Montgomery County executive James Gleason has asked the County Council for and emergency appropriation of $243,840 in order that the summer Outreach program - designed to help the county's young people - might be able to operate on a year-round basis.
The Council this week scheduled a public hearing on Gleason's request for next Tuesday at 2:45 p.m. The Council will likely vote on the issue immediately after the hearing, said Arthur Spengler, the Council's legislative fiscal officer.
Members of the Council indicated support of the program last Friday during an informal meeting with Gleason, Outreach founder and coordinator Charlie Steinbraker, a dozen Out-reach workers and two police officers involved in the program.
"It's a very effective program and it's been a great assistance in bringing a degree . . . of contact with a lot of young people who have never been reached before," Gleason said after the Friday session. "It also gives us feedback on a lot of our other programs. It is really the first program I know of that gives recognition to the fact this s is a way to reach people."
"I suspect there will be some strong support (in the Council)," said Council member Norman Christeller Friday. "I think Gleason is right. It's important to us to understand the effectiveness of our other programs."
Council president John Menke added, "The Council has always been impressed with the quality of the program."
The funding, which includes a $213,840 contribution to the recreation fund, and $30,000 to the motor pool fund, would allow the recreation department program to continue on a limited basis. Fourteen of the 24 summer workers would continue on a year-round basis, said Steinbraker. The operation of Outreach this summer cost$60,000, Steinbraker estimated.
The additional money which Gleason requested would come from the local general fund surplus which has not yet been appropriated.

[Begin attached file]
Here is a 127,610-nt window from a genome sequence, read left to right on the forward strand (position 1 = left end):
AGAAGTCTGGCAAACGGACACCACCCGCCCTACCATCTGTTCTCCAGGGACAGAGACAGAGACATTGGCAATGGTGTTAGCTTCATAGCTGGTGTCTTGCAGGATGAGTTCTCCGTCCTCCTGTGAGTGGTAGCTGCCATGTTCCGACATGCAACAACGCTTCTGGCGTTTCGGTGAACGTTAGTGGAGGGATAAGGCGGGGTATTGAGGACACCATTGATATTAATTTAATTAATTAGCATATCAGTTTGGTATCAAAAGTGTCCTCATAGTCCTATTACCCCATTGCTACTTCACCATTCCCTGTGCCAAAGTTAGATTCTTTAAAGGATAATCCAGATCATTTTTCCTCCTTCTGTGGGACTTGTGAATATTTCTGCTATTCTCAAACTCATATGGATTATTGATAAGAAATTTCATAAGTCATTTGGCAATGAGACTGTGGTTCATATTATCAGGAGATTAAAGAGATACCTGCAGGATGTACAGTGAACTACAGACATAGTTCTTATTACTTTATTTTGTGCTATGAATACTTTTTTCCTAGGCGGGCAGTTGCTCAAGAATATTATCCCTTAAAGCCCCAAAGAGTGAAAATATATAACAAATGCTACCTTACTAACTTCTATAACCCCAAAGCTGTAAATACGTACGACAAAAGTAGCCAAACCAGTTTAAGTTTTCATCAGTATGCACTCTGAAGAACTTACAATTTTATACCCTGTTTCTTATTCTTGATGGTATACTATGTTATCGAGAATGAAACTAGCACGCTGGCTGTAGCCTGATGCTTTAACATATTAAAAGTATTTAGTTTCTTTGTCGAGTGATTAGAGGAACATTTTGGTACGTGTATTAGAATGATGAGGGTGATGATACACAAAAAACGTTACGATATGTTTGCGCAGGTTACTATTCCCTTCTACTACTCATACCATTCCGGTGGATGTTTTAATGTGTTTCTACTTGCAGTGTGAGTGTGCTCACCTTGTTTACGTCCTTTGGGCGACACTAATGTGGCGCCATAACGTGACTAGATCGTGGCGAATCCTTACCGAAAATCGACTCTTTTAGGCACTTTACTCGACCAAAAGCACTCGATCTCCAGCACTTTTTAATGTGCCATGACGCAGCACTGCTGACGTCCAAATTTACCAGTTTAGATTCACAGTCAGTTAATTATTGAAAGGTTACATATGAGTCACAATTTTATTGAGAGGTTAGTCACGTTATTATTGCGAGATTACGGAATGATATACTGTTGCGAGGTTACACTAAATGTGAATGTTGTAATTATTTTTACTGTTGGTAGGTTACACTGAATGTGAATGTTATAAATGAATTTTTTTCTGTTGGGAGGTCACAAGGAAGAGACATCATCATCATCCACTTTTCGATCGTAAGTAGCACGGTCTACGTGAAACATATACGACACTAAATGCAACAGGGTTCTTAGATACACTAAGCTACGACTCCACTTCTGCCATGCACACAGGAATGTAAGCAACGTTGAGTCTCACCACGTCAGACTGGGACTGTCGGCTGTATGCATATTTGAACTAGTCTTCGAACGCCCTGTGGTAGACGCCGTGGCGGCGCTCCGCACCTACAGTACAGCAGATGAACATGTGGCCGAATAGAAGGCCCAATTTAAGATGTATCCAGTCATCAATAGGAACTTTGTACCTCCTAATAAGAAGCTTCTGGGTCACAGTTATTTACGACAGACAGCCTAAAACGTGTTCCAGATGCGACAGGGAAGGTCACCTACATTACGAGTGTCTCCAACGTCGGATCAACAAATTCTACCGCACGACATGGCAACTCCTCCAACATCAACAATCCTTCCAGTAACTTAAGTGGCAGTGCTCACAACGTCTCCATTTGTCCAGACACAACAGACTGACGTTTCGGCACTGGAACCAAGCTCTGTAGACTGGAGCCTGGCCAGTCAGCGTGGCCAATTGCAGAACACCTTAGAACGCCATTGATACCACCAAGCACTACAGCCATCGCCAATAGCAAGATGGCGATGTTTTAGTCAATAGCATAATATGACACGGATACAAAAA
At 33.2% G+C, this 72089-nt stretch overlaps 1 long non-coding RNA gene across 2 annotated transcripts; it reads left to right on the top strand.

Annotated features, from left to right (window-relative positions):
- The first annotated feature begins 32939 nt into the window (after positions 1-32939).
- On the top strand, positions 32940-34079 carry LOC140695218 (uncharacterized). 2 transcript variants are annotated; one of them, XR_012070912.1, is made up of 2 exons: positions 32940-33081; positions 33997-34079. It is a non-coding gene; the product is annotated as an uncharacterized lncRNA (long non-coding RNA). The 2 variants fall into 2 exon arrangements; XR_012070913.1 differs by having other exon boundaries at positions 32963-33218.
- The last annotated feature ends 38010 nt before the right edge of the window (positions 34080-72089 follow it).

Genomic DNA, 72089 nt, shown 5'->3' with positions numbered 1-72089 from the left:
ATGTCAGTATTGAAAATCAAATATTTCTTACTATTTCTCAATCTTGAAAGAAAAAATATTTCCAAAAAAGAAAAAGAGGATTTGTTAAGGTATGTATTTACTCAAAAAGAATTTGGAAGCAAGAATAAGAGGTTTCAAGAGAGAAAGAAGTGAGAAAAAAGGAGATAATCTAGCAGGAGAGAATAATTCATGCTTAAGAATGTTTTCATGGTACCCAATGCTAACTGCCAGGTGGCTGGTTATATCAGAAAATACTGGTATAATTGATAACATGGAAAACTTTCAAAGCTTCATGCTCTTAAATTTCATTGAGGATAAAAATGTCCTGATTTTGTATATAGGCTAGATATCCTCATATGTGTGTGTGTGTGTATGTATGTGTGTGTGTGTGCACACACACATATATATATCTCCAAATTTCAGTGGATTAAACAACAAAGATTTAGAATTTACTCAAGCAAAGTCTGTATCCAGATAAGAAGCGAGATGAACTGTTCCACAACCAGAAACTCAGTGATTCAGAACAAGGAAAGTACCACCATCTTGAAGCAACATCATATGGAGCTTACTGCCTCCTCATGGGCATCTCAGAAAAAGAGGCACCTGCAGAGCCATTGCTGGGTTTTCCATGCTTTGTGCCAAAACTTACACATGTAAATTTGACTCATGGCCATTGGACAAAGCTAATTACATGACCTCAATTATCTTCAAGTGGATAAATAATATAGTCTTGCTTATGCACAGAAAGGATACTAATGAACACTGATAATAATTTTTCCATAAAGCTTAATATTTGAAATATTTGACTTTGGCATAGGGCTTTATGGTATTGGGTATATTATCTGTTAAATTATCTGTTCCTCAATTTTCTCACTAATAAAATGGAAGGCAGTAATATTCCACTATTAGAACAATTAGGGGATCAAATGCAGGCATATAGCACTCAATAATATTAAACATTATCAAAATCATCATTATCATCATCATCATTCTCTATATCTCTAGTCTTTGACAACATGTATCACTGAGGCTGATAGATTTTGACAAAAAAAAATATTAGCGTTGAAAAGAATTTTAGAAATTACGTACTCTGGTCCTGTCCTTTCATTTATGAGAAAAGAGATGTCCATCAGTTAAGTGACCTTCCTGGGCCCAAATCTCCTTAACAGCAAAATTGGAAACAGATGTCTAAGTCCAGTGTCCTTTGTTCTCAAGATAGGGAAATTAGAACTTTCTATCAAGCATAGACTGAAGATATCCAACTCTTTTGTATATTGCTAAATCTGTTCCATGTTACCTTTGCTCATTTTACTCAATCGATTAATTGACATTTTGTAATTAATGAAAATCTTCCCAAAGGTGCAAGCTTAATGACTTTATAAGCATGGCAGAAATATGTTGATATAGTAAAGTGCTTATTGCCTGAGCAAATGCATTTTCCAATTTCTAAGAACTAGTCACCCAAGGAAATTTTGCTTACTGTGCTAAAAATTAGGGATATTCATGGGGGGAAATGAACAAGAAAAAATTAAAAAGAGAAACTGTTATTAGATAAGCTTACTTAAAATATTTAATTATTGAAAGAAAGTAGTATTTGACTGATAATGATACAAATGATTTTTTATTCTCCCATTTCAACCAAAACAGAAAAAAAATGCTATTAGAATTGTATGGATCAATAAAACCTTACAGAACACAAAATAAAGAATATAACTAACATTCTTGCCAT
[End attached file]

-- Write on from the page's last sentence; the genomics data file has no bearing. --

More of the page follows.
The Outreach program was established in the summer of 1976 in response to a request by Gleason for a task force to examine the growing problems of youth in Montgomery County.
The initial goal of the program was to deal with an increase of disorderly groups in county shopping centers and other public places, said Steinbraker. Now, Outreach workers will go anyplace where they can "identify kids with special problems and channel them into the right programs," Stenibraker added.
During its two summers operation, Outreach has assigned 12 pairs of workers to different areas around the county. The pairs consist of a man and a woman, and, as often as possible, are biracial.
"We try to get kids away from non-productive behavior and into functional types of activities, to show them there's something else to life than hanging out," said Susan Allison, a teacher at Rockville High School, who like a vast majority of the Outreach workers is employed by the recreation department only in the summers.
Each Outreach team has its own approach. But all strive to develop a rapport and trust with the youth in their areas and involve them in group activities scuh as movies, concerts, camping and beach trips and vists to museums. The only regulation is that there be no drug or alcohol use during these exercises.
The workers try to find activities which are free or low cost. When costs are involved in the outings, participants pay part or all of the expenses depending on income.